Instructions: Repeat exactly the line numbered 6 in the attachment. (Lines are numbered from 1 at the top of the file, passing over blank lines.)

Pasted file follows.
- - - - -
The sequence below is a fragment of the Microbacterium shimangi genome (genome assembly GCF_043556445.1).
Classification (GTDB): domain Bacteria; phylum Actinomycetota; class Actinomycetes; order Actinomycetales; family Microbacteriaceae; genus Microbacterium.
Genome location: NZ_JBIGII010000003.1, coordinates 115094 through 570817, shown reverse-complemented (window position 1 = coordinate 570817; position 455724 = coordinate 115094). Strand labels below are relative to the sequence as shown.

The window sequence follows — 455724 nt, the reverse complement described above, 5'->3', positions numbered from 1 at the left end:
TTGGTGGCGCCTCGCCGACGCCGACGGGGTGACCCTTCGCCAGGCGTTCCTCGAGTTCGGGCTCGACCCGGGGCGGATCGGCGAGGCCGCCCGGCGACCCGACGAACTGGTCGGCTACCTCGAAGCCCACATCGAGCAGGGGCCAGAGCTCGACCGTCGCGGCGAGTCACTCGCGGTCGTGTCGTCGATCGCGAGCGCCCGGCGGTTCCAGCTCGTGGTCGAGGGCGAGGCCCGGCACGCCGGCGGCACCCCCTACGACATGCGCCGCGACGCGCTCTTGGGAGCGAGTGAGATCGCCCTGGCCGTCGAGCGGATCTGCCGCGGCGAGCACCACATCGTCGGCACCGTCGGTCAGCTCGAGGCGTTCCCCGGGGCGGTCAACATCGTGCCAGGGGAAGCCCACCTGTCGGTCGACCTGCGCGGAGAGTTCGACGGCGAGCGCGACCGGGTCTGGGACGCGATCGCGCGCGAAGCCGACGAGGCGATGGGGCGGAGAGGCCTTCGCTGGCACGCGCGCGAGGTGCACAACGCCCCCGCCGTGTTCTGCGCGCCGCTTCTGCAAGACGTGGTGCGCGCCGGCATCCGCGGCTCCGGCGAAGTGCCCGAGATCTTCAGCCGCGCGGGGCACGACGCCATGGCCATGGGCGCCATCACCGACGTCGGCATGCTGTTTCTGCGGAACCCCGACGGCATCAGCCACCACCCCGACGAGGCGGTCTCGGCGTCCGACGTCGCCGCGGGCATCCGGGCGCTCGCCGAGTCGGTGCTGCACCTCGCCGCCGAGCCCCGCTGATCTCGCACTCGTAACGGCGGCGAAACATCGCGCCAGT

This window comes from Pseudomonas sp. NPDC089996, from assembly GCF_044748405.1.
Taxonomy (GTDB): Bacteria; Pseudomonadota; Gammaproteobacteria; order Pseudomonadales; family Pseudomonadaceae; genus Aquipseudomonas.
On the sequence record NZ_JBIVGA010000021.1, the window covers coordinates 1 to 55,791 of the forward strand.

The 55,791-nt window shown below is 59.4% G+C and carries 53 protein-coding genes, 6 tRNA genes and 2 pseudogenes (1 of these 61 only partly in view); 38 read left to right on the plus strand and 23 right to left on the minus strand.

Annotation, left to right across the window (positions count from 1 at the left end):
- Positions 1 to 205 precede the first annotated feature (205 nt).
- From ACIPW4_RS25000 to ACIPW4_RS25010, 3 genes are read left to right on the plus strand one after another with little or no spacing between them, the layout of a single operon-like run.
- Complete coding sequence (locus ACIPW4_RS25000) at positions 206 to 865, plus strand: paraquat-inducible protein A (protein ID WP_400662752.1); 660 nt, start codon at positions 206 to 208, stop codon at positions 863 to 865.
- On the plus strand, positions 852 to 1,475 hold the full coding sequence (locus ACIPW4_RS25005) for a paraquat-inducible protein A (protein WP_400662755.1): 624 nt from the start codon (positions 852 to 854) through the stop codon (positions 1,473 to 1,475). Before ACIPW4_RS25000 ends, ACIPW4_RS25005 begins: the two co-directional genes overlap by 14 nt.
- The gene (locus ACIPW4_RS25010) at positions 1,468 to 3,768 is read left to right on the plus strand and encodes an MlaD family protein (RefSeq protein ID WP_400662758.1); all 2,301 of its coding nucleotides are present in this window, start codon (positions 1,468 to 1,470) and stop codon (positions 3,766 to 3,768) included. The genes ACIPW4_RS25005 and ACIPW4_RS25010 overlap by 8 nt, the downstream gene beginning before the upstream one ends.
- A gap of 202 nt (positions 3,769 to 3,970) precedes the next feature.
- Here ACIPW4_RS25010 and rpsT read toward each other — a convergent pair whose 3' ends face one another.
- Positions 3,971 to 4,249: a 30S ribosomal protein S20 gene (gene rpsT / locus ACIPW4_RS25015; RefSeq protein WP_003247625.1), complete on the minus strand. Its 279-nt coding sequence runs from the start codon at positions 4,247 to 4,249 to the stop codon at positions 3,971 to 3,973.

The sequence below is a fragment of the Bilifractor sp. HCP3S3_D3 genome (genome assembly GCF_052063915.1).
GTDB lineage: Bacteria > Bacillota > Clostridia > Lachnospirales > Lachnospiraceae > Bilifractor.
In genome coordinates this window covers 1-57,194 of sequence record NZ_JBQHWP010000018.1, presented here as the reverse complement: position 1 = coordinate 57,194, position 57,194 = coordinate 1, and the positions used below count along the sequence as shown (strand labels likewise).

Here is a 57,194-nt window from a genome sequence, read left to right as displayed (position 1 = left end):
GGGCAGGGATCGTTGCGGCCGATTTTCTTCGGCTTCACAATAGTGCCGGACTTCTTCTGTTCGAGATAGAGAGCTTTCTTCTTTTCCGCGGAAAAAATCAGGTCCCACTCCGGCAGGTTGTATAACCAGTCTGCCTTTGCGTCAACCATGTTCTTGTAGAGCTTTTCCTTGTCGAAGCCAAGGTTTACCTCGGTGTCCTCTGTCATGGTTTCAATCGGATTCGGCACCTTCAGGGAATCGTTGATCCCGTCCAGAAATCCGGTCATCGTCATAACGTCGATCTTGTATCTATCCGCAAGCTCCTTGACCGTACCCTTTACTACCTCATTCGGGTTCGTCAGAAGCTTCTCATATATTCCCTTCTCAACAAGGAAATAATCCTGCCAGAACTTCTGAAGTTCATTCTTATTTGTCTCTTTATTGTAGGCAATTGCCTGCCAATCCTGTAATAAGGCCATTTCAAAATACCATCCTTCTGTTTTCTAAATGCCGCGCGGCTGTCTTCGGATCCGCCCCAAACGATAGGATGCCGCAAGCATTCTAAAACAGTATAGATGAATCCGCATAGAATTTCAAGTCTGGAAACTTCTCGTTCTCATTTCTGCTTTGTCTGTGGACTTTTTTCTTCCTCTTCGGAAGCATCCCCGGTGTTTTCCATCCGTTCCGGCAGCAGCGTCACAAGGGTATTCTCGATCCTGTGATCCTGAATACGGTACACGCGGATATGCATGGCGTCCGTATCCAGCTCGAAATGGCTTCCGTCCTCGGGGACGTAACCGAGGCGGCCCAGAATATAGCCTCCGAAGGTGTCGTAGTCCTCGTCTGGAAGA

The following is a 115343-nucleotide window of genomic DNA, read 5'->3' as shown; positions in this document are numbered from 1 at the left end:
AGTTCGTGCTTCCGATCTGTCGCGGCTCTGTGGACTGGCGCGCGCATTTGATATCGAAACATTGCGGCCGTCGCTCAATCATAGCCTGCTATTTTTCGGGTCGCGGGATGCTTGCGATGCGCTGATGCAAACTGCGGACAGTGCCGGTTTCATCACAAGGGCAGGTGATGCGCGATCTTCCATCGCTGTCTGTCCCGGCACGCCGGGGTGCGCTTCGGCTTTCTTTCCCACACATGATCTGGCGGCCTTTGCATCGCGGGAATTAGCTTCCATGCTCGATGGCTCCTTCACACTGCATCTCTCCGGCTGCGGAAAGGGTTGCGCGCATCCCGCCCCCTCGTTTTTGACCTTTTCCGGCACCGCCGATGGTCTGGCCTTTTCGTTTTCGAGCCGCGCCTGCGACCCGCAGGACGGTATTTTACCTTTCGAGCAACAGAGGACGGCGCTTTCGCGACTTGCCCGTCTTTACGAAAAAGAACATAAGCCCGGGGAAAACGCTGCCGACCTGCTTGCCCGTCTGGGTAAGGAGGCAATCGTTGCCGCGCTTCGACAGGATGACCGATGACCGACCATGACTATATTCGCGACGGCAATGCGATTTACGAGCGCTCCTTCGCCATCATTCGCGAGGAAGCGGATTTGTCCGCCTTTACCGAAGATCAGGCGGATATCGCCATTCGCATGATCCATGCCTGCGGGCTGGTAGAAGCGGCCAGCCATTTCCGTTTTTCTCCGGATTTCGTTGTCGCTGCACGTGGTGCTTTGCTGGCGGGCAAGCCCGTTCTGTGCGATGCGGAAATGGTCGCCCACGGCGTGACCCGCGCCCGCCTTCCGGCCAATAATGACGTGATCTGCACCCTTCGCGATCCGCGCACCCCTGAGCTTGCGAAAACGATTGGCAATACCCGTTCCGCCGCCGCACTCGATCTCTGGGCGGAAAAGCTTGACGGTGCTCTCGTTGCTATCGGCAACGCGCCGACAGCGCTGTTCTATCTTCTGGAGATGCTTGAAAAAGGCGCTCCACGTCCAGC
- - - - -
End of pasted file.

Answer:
This window comes from Pseudomonas sp. NPDC089996, from assembly GCF_044748405.1.